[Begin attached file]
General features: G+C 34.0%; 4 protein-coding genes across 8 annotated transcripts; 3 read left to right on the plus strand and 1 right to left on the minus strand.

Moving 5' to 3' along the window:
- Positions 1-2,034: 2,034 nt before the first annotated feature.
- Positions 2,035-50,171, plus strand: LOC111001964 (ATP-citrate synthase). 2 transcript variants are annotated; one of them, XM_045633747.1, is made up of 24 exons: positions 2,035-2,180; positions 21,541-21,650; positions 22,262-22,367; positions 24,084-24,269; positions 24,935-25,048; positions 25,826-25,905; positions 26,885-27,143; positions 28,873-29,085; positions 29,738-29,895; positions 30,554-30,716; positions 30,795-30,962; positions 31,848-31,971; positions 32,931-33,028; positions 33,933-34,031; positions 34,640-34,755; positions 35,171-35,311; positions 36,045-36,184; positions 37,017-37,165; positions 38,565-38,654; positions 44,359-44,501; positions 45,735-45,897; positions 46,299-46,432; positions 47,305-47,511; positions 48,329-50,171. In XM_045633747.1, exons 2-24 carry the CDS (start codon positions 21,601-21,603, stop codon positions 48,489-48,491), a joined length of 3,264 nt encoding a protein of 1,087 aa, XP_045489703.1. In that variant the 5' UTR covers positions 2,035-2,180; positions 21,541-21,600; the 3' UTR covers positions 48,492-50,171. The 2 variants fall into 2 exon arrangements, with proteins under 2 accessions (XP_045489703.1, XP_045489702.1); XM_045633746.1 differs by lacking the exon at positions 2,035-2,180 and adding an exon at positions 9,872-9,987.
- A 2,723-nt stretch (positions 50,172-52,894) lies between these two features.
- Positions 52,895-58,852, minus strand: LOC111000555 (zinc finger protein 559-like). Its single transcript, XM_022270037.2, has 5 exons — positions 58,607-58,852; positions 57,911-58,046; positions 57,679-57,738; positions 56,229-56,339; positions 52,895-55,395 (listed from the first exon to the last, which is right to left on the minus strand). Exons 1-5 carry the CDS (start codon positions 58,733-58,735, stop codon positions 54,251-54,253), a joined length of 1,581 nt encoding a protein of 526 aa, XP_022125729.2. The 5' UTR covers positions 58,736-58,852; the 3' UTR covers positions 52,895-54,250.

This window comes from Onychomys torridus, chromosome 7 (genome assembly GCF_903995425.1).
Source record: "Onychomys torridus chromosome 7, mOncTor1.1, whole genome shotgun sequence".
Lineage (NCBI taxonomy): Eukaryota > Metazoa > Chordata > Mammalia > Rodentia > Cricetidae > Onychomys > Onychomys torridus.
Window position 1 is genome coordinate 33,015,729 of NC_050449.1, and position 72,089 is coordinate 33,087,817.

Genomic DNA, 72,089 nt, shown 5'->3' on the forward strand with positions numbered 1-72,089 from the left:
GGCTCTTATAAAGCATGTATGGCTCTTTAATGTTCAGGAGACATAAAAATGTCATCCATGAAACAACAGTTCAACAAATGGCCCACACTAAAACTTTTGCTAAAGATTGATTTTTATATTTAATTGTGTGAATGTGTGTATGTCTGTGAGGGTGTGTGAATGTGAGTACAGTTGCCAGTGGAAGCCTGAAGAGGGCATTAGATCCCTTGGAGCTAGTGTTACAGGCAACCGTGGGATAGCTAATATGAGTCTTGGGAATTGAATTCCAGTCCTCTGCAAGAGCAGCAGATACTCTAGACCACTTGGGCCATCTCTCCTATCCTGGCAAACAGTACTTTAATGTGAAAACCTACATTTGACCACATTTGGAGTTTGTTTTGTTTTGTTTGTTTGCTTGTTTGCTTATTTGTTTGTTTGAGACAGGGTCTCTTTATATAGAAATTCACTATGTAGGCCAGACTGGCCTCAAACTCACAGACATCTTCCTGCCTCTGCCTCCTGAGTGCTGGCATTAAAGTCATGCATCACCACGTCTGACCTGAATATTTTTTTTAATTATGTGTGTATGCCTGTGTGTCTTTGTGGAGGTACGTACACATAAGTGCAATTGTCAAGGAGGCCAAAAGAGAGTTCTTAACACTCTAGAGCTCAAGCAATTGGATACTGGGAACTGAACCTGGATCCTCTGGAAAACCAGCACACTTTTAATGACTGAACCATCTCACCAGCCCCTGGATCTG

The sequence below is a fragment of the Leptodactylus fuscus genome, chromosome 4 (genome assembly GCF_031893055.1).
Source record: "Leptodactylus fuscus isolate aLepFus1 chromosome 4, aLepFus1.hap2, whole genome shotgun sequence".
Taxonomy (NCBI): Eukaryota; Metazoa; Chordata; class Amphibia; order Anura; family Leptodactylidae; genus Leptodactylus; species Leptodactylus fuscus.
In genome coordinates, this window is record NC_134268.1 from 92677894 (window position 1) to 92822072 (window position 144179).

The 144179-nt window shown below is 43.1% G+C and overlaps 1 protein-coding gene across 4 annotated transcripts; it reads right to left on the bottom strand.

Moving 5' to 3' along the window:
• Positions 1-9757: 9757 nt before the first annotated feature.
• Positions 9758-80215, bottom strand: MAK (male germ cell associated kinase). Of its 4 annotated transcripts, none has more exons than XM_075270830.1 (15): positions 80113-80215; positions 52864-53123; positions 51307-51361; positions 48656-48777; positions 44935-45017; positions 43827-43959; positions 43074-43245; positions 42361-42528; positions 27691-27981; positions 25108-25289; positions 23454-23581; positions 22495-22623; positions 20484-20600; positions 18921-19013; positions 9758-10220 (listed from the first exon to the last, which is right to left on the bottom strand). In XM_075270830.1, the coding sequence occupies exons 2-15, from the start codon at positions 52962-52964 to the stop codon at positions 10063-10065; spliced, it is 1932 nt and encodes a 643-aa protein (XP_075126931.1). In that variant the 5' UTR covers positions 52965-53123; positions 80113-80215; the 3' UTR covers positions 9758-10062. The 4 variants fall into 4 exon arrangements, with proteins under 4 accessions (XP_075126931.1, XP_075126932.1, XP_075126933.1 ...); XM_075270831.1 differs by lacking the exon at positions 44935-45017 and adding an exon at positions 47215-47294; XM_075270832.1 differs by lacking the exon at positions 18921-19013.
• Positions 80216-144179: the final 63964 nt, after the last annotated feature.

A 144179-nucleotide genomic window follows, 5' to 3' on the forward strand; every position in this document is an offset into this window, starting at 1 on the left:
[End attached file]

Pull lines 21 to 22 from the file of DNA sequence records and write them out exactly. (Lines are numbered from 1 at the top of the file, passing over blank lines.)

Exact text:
• Positions 80216-144179: the final 63964 nt, after the last annotated feature.

A 144179-nucleotide genomic window follows, 5' to 3' on the forward strand; every position in this document is an offset into this window, starting at 1 on the left: